Shopping center owners are having no trouble financing their properties, despite some of the negative commentary swirling around the retail industry, RECon panelists said Monday. “It’s a great time to be a borrower,” noted Michael Phillips, a managing principal at Lubert-Adler Partners.
Retailer closures are not the only story, Phillips pointed out. “You still have 10 or 15 retailers out there that are dominating right now and opening new stores,” he said. Describing his own investment criteria, Phillips said he tries to determine if a center is going to be a winner in a particular market. “We are doing plenty of retail deals, but you just have to pick and choose the best ones,” he said. “We’ve been putting more money into retail because we see more opportunities there.”
Lender underwriting standards have held firm, which is important for avoiding any repeat of the manic capital markets that characterized the previous financing cycle, some said. Generally, lenders continue to focus on the fundamentals, according to Patrick Nutt, managing partner of Calkain Cos. “It seems like there is unlimited capital looking for assets in core markets,” he said.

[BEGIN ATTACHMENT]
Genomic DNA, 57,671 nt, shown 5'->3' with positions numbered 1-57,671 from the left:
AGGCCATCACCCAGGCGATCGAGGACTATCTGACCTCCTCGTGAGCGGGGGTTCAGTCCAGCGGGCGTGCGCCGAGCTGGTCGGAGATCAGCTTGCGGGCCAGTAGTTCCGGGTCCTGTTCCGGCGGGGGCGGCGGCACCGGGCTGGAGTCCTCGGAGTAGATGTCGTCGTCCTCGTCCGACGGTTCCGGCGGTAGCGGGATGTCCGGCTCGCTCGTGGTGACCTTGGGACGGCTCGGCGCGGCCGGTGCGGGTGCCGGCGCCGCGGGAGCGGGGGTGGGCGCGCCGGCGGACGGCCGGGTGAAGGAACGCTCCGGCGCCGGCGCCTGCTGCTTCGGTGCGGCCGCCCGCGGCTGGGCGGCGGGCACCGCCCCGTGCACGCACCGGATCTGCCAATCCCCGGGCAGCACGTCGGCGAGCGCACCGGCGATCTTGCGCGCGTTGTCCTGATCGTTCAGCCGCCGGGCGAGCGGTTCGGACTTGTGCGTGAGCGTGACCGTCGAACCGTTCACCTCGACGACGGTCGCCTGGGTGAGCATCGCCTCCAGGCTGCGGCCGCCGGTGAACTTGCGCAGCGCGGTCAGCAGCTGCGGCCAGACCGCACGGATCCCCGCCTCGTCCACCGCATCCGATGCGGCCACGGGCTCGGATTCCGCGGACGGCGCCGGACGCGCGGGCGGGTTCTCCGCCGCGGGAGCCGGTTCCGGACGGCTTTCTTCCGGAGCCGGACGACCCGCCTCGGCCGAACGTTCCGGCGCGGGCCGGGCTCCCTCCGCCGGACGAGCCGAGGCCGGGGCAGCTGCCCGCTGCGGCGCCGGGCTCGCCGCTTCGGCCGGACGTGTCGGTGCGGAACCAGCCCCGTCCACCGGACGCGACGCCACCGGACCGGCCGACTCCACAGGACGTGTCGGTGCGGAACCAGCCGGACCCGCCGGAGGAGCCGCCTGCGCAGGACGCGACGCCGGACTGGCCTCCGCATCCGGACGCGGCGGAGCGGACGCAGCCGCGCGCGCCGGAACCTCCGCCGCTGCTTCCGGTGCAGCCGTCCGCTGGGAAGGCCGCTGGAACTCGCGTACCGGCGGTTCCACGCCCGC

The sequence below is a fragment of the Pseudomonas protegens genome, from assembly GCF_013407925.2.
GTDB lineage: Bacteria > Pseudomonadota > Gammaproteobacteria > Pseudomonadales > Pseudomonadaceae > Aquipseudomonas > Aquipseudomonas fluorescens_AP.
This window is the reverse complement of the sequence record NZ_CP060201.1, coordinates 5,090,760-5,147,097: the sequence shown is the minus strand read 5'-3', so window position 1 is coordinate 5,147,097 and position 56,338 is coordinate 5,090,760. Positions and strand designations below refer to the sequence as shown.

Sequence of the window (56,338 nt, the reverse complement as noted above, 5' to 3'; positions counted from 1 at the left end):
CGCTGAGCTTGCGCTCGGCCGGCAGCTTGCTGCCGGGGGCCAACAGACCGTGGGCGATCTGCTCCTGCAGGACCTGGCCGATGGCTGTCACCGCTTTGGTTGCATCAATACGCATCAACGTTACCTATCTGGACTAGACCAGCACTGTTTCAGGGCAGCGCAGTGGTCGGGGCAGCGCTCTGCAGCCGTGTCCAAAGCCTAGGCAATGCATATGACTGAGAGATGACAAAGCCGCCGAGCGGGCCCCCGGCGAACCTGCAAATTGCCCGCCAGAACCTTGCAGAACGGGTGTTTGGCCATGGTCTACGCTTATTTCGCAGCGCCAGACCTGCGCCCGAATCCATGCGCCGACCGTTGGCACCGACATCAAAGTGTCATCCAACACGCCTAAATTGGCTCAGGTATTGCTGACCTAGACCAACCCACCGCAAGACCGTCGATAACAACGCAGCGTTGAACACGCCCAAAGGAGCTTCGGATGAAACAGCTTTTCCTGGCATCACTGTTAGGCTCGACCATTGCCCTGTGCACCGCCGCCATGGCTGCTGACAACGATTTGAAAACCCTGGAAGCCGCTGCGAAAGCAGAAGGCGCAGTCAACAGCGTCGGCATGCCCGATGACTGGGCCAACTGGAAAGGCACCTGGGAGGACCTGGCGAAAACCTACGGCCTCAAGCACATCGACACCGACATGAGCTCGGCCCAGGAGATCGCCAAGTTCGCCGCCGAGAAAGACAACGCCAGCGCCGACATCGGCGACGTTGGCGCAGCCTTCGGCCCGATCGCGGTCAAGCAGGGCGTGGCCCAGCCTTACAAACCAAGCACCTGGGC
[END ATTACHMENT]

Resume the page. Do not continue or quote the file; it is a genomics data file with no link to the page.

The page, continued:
Centers in secondary and tertiary markets are also gaining popularity, said Larry Brown, president of Starwood Capital Mortgage. “The value is often in those markets,” he said, “and we would rather do a deal on Main and Main than in a fancy ZIP code, if everything looks right.”
Grocery-anchored centers are proving to be the most popular retail property type with lenders. Brown noted that his firm is doing deals with loan-to-values as high as 70 percent. “As long as they are generating 25 to 30 percent of the center’s income stream, there is plenty of liquidity out there.”
Lenders continue to look for owners who are capable of weathering a downturn and have good relationships with their tenants. “That relationship is really becoming key,” said Phillips.
Rising interest rates are causing some owners to worry, and Brown said he has received more requests for rate locks in the past two months than in the past 26 years. “There is some sticker shock out there over the past 60 days,” said Brown. “Sellers haven’t got used to that.”
Brown said rates will probably rise more slowly than many are thinking they will. “Things will trickle up, and they should, but it will take more time,” he said.
Mixed-use development has grown in popularity, but this has not affected underwriting criteria just yet. “The more-urban markets are where we want to be investing our capital, and most of that space has some mixed-use component to it,” said Phillips.
This cycle does feel “long in the tooth,” Phillips noted, as retail property values dropped by some 15 or 20 percent in the U.S. last year. The market is due for a correction, he said, though adding that he is unwilling to issue any “what inning are we in?” predictions.